Moths of North Carolina
Scientific Name:
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View PDFNoctuidae Members: 40 NC Records

Acronicta interrupta Guenée, 1852 - Interrupted Dagger


Taxonomy
Superfamily: Noctuoidea Family: NoctuidaeSubfamily: AcronictinaeP3 Number: 931454.00 MONA Number: 9237.00
Comments: One of 74 species in this genus found in North America north of Mexico (Schmidt and Anweiler, 2020), 42 of which have been recorded in North Carolina. This species is placed in subgenus Agriopodes by Schmidt and Anweiler, and in the Hasta Species Group. Other members of this group in North Carolina include hamamelis, lithospila, innotata, betulae, radcliffei, hasta, laetifica, spingigera, superans, morula, and lobeliae.
Identification
Field Guide Descriptions: Covell (1984); Beadle and Leckie (2012)Online Photographs: MPG, BugGuide, iNaturalist, Google, BAMONATechnical Description, Adults: Forbes (1954); Schmidt and Anweiler (2020)                                                                                 
Adult ID Requirements: Identifiable from good quality photos of unworn specimens.
Distribution in North Carolina
Distribution:
County Map: Clicking on a county returns the records for the species in that county.
Flight Dates:
 High Mountains (HM) ≥ 4,000 ft.
 Low Mountains (LM) < 4,000 ft.
 Piedmont (Pd)
 Coastal Plain (CP)

Click on graph to enlarge
Habitats and Life History
Habitats: In the Coastal Plain, we have records only from brownwater river bottomland forests, where Elm may be the most likely host plant. In the Piedmont, records also come from rich habitats, including some fairly dry upland sites with mafic rock formations. The same is true in the Mountains, where there are a number of records from the Amphibolite Mountains and from rich cove forests elsewhere. A few records come from high elevation forests, where Pin Cherry and Mountain Ash are common.
Larval Host Plants: Larvae feed on a wide range of hardwood species (Wagner et al., 2011; Schmidt and Anweiler, 2020). Prentence (1962) found larvae most commonly on Elm, but also on Fire (=Pin) Cherry, Mountain Ash, Hop Hornbeam, and Birches. Wagner et al. report that captive larvae show a preference for Fire Cherry and Apple over Black Cherry.
Wikipedia
See also Habitat Account for Rich Wet-Dry Hardwood Forests
Status in North Carolina
Natural Heritage Program Status:
Natural Heritage Program Ranks: G5 S3S4
State Protection: Has no legal protection, although permits are required to collect it on state parks and other public lands.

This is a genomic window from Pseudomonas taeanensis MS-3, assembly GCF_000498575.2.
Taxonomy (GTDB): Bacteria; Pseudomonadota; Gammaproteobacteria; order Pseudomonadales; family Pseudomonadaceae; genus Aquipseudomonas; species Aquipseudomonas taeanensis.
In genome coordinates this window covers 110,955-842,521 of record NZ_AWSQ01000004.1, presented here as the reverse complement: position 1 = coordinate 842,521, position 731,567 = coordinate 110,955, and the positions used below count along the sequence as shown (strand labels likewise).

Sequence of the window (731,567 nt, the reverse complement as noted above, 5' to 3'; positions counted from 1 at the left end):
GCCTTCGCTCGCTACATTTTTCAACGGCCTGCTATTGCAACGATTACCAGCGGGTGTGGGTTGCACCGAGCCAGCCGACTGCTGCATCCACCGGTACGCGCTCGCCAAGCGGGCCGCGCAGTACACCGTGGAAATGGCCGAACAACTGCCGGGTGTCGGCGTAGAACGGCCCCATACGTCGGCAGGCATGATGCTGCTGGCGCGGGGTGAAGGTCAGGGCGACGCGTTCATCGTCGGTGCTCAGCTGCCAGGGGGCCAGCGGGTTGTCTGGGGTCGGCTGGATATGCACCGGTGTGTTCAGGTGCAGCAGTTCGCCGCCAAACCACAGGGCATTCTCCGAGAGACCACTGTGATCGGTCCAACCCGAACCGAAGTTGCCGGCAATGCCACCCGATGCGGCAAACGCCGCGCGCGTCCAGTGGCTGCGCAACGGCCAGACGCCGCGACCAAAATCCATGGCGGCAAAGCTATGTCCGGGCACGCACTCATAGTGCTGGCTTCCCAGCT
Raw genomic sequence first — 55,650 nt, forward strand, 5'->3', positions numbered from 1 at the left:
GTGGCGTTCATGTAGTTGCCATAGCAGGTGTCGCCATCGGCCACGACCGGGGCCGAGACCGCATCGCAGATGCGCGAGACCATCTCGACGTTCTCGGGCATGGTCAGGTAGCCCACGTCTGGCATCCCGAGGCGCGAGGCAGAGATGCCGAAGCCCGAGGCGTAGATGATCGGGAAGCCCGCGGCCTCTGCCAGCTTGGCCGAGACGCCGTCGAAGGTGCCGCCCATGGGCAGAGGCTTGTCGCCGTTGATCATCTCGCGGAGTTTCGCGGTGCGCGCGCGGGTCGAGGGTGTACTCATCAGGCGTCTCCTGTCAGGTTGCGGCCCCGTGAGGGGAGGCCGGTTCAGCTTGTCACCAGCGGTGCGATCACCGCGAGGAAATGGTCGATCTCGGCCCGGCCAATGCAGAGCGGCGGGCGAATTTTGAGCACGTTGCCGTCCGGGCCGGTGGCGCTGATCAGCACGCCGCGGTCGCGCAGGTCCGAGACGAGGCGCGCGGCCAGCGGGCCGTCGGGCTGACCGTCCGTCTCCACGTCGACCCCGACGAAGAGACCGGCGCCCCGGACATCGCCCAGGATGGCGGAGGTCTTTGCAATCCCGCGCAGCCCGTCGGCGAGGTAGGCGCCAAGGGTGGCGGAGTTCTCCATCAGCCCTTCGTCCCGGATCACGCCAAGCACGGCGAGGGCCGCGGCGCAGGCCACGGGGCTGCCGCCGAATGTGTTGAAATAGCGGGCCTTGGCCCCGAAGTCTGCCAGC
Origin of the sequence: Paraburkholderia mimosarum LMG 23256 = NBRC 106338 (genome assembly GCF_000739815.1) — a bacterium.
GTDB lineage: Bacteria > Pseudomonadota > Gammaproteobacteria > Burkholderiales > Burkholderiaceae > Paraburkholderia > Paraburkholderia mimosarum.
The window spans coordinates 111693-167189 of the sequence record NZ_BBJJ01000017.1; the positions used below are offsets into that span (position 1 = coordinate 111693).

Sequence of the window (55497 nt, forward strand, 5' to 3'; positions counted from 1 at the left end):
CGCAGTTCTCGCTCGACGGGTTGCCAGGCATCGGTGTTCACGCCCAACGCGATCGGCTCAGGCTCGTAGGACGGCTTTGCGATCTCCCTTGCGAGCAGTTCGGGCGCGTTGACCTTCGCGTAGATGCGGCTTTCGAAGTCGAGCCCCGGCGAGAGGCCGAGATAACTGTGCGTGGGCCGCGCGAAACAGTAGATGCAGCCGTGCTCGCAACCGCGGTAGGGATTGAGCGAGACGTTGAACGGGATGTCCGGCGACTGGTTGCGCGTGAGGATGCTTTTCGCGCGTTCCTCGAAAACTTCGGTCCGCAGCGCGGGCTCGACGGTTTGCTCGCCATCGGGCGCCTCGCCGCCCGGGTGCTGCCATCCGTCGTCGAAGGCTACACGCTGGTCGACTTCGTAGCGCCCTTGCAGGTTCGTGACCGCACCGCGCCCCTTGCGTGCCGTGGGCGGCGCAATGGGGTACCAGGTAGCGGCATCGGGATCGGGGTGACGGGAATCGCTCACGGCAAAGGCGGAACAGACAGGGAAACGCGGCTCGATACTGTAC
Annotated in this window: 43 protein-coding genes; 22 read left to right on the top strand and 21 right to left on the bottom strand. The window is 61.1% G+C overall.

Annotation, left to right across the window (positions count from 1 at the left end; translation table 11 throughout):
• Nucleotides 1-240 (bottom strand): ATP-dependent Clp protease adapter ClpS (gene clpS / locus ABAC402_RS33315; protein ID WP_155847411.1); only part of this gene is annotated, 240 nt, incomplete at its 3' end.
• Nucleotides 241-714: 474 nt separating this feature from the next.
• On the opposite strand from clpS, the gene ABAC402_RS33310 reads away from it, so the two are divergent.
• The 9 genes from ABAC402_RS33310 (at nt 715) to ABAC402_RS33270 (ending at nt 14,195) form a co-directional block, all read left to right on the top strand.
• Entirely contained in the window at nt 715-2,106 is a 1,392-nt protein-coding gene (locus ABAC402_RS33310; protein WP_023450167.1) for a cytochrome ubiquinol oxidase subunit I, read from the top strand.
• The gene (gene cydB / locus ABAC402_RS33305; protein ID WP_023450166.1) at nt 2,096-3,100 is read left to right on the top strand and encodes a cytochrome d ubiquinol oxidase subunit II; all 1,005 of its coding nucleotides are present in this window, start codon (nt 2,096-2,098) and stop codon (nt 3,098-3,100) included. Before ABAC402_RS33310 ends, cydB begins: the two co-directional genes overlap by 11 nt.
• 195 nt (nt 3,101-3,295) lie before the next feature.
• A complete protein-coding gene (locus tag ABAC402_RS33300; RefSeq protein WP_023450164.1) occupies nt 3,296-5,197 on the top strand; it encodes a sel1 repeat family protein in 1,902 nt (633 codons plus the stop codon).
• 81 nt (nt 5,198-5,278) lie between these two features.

Comments:

 Photo Gallery for Acronicta interrupta - Interrupted Dagger

Photos: 14

Recorded by: Jim Petranka on 2021-06-05
Madison Co.
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Recorded by: Gary Maness on 2021-04-05
Guilford Co.
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Recorded by: Gary Maness on 2021-04-05
Guilford Co.
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Recorded by: Simpson Eason on 2020-07-25
Durham Co.
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Recorded by: Gary Maness on 2020-06-22
Guilford Co.
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Recorded by: Gary Maness on 2019-07-29
Guilford Co.
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Recorded by: Stephen Hall on 2019-06-30
Ashe Co.
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Recorded by: Jim Petranka and Becky Elkin on 2018-09-02
Madison Co.
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Recorded by: Owen McConnell on 2018-08-04
Graham Co.
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Recorded by: Gary Maness on 2018-05-06
Guilford Co.
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Recorded by: Julie Tuttle on 2017-06-24
Orange Co.
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Recorded by: Steve Hall and Bo Sullivan on 2016-08-03
Ashe Co.
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Recorded by: Robert Gilson on 2015-07-18
Mecklenburg Co.
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Recorded by: Lenny Lampel on 2014-07-26
Mecklenburg Co.
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